Dr. Garcia is a champion of changing the educational paradigm of “fixed time, variable learning” to “fixed learning, variable time.” In this way, the bar for quality is not changed, but students are empowered with the flexibility they need to meet that bar.
Keep reading, as you’ll want to know Dr. Garcia’s advice for early career professionals and students. We’ll give you a hint. It’s an acronym – LAUGH!
Why Did You Choose Your Current Technical Field?
Dr. Garcia When I was ten (in 1978), my mom took me to her Swarthmore reunion, where I met Ted Nelson, who was gracious enough to sit this hyperactive kid down in front of the text-based game “hunt the wumpus,” which floored me. At home in upstate New York, I grew up with the earliest video games (Pong, Space Invaders, etc.) in the arcades and on my home Atari 2600 system. I thought I’d be a video game designer or a stand-up comic since I also found myself incredibly drawn to the humor of Bill Cosby, Richard Pryor, and Steve Martin, and could (and still can) repeat entire bits from their routines. I did quite well in all my math classes and had my first real exposure to programming in the second semester of my 11th grade Pre-Calculus class, where we learned BASIC. My teacher, Mr. White, would let me walk around to answer questions after I finished my programming tasks in class, and I found I really loved helping others.
When I got to MIT as an undergraduate, I was considering either math or CS as a major, and found CS much more engaging. I “hit my stride” my sophomore year when I partnered in a few classes with my good friend Roberto Sanchez Ramos (the son of the former Governor of Puerto Rico, who went on to be Puerto Rico’s Attorney General) – and learned the value of finding an “academic soulmate.” I took a computer graphics class from Marc Raibert, absolutely fell in love with that CS sub-field, and got into UC Berkeley to study graphics with Brian Barsky (who was also a fan of old-school stand-up comedy – see how it all connects?). I loved my years working as a TA for Brian’s graphics and animation classes, and taught 16 courses over six years together with him (they tell me that’s the UC Berkeley TA record). Near the end of my nearly-ten-year PhD career, I found out they had an opening for a lecturer, which had exactly the right balance of teaching-research-service I had been looking for. I applied and had the fortune of being chosen!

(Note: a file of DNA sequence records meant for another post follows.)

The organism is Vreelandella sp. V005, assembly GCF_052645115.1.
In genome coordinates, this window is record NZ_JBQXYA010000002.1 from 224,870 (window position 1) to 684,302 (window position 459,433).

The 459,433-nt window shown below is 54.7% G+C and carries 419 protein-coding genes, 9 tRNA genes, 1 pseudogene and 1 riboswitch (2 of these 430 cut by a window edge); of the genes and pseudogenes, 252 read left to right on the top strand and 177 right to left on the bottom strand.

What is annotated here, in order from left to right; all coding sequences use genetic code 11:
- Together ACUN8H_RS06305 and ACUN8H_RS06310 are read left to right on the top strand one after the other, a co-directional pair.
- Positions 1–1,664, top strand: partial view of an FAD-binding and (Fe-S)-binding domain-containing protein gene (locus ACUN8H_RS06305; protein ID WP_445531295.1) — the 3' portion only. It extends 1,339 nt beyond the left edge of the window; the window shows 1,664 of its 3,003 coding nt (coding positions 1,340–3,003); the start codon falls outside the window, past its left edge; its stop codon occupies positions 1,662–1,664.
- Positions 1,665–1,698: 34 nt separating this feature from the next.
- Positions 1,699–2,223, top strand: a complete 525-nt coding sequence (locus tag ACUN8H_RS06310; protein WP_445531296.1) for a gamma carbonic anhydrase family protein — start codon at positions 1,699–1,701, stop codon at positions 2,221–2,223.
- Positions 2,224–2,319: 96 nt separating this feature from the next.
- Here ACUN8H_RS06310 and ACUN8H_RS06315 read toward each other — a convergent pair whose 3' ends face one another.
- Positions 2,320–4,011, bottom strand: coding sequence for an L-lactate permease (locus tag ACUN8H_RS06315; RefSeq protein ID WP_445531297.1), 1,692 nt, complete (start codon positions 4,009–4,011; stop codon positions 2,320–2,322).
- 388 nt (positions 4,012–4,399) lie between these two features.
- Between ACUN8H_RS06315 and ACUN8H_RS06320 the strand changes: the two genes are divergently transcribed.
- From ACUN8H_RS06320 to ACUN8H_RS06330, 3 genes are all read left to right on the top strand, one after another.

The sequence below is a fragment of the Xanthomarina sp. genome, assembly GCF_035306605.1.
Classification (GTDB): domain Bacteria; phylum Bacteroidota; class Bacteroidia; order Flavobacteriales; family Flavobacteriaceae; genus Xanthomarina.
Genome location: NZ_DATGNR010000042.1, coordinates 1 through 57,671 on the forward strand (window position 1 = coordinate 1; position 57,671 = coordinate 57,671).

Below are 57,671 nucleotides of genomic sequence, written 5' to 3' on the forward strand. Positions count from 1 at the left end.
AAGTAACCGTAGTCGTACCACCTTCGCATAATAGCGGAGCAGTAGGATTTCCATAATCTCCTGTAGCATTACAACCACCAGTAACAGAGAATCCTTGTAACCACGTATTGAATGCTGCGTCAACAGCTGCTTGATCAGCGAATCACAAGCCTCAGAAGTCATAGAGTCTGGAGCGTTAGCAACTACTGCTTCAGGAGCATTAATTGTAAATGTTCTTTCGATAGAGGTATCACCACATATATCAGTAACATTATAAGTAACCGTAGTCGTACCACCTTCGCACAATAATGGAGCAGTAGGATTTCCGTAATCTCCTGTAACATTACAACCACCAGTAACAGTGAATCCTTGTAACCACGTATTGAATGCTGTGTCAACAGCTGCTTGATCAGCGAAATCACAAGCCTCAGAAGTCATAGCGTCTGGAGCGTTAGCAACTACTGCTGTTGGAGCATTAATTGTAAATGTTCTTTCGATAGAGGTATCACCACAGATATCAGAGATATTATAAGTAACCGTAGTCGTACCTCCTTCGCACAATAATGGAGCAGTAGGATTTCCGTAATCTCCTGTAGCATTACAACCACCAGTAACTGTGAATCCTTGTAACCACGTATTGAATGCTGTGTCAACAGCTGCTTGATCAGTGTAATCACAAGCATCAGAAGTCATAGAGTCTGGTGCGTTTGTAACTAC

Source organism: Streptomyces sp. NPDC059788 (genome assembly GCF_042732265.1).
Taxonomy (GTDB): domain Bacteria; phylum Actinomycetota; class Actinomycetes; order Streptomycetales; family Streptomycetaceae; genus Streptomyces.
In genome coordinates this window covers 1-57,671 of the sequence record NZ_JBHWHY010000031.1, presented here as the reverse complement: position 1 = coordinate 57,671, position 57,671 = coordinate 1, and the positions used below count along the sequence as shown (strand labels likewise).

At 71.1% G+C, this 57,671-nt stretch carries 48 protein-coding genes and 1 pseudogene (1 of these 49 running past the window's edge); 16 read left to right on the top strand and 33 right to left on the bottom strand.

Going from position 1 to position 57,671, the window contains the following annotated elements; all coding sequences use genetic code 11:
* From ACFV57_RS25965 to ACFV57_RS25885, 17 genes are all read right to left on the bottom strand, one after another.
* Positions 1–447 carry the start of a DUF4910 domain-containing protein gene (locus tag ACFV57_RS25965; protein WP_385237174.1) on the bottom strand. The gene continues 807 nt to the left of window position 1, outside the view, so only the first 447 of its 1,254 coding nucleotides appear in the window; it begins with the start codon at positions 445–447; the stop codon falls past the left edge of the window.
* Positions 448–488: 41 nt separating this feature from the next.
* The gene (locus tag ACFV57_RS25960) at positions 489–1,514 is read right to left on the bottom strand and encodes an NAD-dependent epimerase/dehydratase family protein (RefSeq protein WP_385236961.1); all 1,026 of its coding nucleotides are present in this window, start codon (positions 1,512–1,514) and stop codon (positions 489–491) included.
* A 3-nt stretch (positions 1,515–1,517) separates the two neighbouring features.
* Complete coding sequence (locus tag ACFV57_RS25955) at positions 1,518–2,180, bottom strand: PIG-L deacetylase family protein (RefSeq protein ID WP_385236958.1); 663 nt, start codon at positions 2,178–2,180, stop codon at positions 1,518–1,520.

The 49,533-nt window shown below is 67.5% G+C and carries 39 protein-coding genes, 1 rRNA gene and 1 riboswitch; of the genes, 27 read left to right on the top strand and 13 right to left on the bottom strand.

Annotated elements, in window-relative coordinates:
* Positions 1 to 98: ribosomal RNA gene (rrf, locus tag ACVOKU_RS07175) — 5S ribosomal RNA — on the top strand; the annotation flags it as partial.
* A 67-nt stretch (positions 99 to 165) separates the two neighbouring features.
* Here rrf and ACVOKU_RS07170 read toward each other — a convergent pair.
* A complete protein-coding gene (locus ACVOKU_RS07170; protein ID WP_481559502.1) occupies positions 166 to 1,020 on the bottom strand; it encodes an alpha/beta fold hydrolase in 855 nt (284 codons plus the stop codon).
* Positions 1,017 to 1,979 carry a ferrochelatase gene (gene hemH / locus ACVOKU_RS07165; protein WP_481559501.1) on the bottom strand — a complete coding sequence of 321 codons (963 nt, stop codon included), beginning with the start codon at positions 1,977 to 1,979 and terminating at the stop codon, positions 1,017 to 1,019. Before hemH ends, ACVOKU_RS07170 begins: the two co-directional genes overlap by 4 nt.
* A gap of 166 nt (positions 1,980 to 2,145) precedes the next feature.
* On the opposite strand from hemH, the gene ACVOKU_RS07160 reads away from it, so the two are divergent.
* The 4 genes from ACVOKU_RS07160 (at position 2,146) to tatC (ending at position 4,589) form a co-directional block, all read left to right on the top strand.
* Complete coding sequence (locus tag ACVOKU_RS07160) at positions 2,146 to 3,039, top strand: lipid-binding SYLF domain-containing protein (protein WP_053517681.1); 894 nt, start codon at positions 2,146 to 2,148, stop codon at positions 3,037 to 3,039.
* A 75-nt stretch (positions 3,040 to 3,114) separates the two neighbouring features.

Teaching CS channels all of my interests and talents – working with brilliant TAs and colleagues, helping students, learning new skills (since the field of CS changes so fast), making up fun problems for exams and projects, and lecturing to a large audience lets me have a captive audience to use humor to introduce material. I truly love broadening participation in computing to students underrepresented in our field, especially through the CS0 course I designed called “The Beauty and Joy of Computing (BJC).” I couldn’t imagine a better career fit; I’ve been at UC Berkeley for 33 years, and our campus is well on track to becoming a Hispanics Serving Institution! Wepa!
What does a typical day or week look like for you as a Teaching Professor in EECS at UC Berkeley
Dr. Garcia A typical day involved driving to campus around 8am, arriving at 9am, and taking my electric unicycle down the hill to my first class, “CS61C: Geat Ideas in Computer Architecture,” at 10 am, which I co-teach with the awesome Lisa Yan to 750 students (although only 100 show up in person for lecture). After class, I unicycle up the hill to my GamesCrafters computational game theory research and development 11 am group meeting, where 15 students and I are trying to “(strongly) solve big game.” At noon, I go to EECS faculty lunch, where there’s typically 30 minutes of socializing and 30 minutes of business. At 1 pm, I hold CS61C office hours; typically, 5-10 students drop by to ask questions. I walk downstairs for our CS61C staff meeting from 2-3 pm, and back upstairs for my 3-4 pm CS Ed Research group meeting, which has ~20 students in it, both in my office and online. After that, I drive home, help with supper, and have family time until 7 pm, when I do my daily after-dinner ablution of walking 3 miles at a brisk 15min/mile clip. I’ll typically get back online around 9 pm and work until midnight.
What’s been your greatest professional challenge as a member of the Latino community, and how did you overcome it?